Staring out the window at ships in the harbor. In the spring of 1988, that was my job.
My real job had disappeared with the merger announcement. Collecting data for new projects was no longer a priority, now that there would be no new projects.
No one told us to stop. The futility was just so obvious, even to the dumbest and most in denial among us, that it only took a few days after the announcement for the work of an entire department to grind to a halt, its data-spinning machinery shut down by an informal but uniform consensus.
The first week, huddled in cubicles, we traded internal rumors.
By the next week, most talk turned to life on the outside. We’d started drifting apart.
The big offices emptied first. Those with initiative and internal connections grabbed lifelines, pulling themselves out of our sinking ship. They promised to keep us in the loop, but once in safe departments, none looked back.
Those with initiative and external connections just disappeared. With nothing going on, few bothered to give two weeks’ notice. They’d tell their friends and walk out with a banker’s box of pictures. If you missed them in the elevator lobby, you wouldn’t know they’d left until you saw their empty desk or called their dead extension.
The rest of us sent out resumes. We wore our best suits each day, never knowing when opportunity might knock. We kept showing up. We hung around, ate long lunches, left early, wondering all the time what the hell was going on.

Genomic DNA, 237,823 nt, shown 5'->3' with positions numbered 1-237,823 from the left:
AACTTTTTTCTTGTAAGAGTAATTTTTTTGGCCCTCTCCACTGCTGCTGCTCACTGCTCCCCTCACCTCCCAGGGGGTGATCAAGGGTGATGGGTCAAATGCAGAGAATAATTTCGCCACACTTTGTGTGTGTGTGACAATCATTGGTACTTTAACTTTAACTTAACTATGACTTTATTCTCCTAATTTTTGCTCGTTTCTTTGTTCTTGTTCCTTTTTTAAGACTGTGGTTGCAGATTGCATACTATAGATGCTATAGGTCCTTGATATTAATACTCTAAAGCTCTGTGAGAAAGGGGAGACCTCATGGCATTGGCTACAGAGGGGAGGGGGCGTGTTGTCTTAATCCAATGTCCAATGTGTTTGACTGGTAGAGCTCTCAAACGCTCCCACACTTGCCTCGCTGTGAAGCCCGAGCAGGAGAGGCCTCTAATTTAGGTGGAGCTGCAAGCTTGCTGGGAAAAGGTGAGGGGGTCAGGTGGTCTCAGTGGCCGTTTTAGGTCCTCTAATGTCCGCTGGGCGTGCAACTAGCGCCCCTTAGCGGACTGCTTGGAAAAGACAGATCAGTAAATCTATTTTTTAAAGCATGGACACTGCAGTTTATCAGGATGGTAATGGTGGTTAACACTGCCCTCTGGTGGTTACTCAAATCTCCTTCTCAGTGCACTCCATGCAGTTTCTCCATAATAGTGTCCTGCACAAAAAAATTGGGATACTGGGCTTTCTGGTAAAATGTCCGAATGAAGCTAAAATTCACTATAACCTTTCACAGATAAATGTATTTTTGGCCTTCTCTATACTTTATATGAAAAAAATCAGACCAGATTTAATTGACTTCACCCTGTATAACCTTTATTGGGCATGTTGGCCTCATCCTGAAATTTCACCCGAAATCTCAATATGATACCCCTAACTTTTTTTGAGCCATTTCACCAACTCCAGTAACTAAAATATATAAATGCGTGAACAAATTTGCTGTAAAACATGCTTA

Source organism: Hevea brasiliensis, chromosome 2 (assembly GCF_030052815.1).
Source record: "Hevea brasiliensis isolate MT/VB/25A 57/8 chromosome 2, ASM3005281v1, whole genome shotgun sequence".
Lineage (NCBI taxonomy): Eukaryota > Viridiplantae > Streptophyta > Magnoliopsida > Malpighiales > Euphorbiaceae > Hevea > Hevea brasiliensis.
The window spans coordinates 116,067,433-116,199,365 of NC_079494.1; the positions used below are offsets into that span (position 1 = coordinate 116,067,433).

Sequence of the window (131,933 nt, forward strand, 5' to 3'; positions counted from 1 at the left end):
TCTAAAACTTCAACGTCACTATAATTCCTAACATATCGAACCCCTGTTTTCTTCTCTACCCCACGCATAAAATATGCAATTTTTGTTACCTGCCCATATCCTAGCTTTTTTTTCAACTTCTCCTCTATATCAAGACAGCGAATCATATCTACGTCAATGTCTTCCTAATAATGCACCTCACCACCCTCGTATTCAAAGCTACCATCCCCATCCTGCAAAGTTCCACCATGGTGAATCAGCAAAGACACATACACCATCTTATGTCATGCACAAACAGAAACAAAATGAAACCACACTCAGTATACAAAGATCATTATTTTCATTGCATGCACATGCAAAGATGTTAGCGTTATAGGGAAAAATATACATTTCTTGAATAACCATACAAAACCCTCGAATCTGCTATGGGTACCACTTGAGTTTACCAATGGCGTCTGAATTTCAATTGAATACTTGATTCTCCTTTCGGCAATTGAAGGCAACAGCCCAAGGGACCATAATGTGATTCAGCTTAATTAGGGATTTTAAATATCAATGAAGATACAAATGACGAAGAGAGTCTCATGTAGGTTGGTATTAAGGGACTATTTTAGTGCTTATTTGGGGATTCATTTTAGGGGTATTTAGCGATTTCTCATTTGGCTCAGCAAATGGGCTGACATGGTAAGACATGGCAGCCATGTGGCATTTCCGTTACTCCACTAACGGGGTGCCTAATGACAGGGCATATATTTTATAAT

After a month or so, so many had left that we abandoned our cubicles and grabbed the vacant offices. Mine had a nice view of the harbor, a couch and a huge desk.
The desk was too big for me, its vast polished wooden top a constant reminder of the work I wasn’t doing. A desk needs to be cluttered.
The couch was a constant temptation to loosen the tie, shut the door, lie back and sleep the day away. Everyday I thought of doing it, but I never did.
What I did instead was stare outside at the view. I’d recline in the ludicrously large leather wingback chair, put my feet up on the massive empty desk and stare out at the ships floating in and out of the harbor.
The office was old enough to have windows that actually opened so, as the days got warmer, my reveries would be punctuated with sounds of engines and horns and gulls drifting up on sea breezes from below.
A dream job, I suppose, but I wasn’t happy.
I wasn’t worried for my future. I was young enough to know that things would turn around, that I’d find something eventually, so that wasn’t what was getting me down.
And it’s not that I missed the data job or mourned the department’s loss. Much of the work was tedious, the subject matter often dreary. I never saw myself doing it for long.
I think I missed having a purpose. On even the most mundane tasks, I used to try to make small improvements, to achieve small efficiencies, growing as I progressed. So even though I was low on the ladder, my daily masteries made me feel much bigger.
Now that I wiled my days away staring out the window, my only task figuring out how to keep my feet elevated without having them go to sleep, I lost my sense of mastery, of progress. Sunken into that huge chair, dwarfed by the vastness of my empty desk, I looked like I felt: a shrunken little man.
The window staring gig ended a few months later, soon after the merger closed. We scattered, losing track of each other, our time at the department reduced to a line or two on our resumes.
I eventually found a new path, and started growing again, but even today, over 20 years later, a part of me remains permanently diminished, haunted by that little man.